Climate Change in Alaska

Climate change in Alaska: The state of Alaska is experiencing some of the most profound climate change impacts now occurring in the nation. Permafrost thawing is causing the ground to subside 16-33 feet in parts of interior Alaska, and the permafrost surface has warmed by about 3.5 oF since the 1960s.


Summer days without snow have increased from fewer than 80 in the 1950s to more than 100 in the 1990s. Sea-ice extent has shrunk by about 5% over the past 40 years, and the area covered by sea ice declined by about 6% from 1978 to 1995. A study of 67 glaciers shows that between the mid-1950s and mid-1990s the glaciers thinned by an average of about 1.6 feet per year, and the rate of thinning had increased to nearly 6 feet more recently.

The state’s annual average temperatures have warmed up to 1.8 oF per decade over the last three decades, and winter warming has been as high as 3 oF per decade. The consequences of global warming for wildlife species will be severe. An example is the polar bear, which has been placed on the U.S. Endangered Species List. It has been designated by the U.S. Interior Department as “threatened with extinction because of shrinking sea ice", making it the first creature added to the endangered species list primarily because of global warming.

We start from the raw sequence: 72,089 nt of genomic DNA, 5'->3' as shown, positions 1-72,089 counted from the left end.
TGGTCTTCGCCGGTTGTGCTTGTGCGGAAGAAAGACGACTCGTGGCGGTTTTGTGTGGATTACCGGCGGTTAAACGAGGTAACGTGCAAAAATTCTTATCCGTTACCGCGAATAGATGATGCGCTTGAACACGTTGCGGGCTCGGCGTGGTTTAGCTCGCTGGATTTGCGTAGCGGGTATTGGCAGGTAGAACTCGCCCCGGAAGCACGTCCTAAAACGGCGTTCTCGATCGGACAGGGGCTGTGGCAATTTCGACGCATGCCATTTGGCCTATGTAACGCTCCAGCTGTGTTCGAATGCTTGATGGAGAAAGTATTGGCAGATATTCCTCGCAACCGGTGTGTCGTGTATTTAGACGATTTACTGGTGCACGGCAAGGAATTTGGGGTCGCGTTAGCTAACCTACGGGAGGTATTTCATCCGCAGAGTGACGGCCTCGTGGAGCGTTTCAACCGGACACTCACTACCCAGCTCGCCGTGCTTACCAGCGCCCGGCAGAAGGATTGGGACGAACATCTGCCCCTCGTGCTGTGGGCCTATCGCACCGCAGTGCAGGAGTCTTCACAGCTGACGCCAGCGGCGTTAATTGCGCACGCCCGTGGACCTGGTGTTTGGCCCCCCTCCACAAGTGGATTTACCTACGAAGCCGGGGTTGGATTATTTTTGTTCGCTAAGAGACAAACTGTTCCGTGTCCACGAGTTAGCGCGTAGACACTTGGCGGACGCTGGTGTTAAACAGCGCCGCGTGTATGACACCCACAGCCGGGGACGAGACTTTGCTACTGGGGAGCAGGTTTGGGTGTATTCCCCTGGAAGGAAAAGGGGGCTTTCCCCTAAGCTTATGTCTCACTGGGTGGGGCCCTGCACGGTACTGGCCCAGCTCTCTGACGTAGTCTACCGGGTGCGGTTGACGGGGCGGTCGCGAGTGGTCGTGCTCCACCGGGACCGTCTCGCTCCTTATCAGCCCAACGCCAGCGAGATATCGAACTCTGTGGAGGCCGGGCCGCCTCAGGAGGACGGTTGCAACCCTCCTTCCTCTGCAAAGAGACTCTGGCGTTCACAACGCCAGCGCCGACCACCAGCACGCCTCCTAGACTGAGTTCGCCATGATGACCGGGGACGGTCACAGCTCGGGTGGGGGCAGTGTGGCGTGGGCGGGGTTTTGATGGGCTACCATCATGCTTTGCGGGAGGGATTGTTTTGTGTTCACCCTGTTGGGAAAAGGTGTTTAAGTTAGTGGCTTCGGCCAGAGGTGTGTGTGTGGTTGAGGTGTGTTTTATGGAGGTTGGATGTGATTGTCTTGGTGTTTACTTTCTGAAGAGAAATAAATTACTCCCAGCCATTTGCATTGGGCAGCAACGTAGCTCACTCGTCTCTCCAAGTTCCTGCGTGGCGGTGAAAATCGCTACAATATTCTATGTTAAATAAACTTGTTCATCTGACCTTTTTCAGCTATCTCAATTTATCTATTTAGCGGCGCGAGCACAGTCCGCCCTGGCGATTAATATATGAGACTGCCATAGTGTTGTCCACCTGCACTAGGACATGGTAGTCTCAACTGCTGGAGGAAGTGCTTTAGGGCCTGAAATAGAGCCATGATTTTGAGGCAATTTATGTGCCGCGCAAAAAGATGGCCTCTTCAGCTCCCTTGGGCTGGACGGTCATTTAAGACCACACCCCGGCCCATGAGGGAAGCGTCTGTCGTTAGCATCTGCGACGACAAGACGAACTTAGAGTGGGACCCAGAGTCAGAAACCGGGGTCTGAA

Experts say that two-thirds of the polar bear’s habitat may disappear by 2050. Polar bears are dependent on hunting ringed seals and other prey from sea ice. They are so unsuccessful on land that they spend their summers fasting, losing more than 2 pounds a day. This “forced fast" is now about three weeks longer than it was 30 years ago. This gives the bears less time to hunt and build up the fat reserves they need to survive until ice re-forms in the fall and they can resume hunting. As bears have become thinner, the reproductive rates of females and survival rates of cubs have declined. As Arctic ice breaks up earlier and earlier, bears now come ashore roughly 22 lbs. lighter and in poorer condition. The bears’ reduced body condition can lead to lower reproduction rates, which in the long run could lead to local extinction.

Source: Climate Change in Alaska, U.S. Population,Energy & Climate Change. 2008

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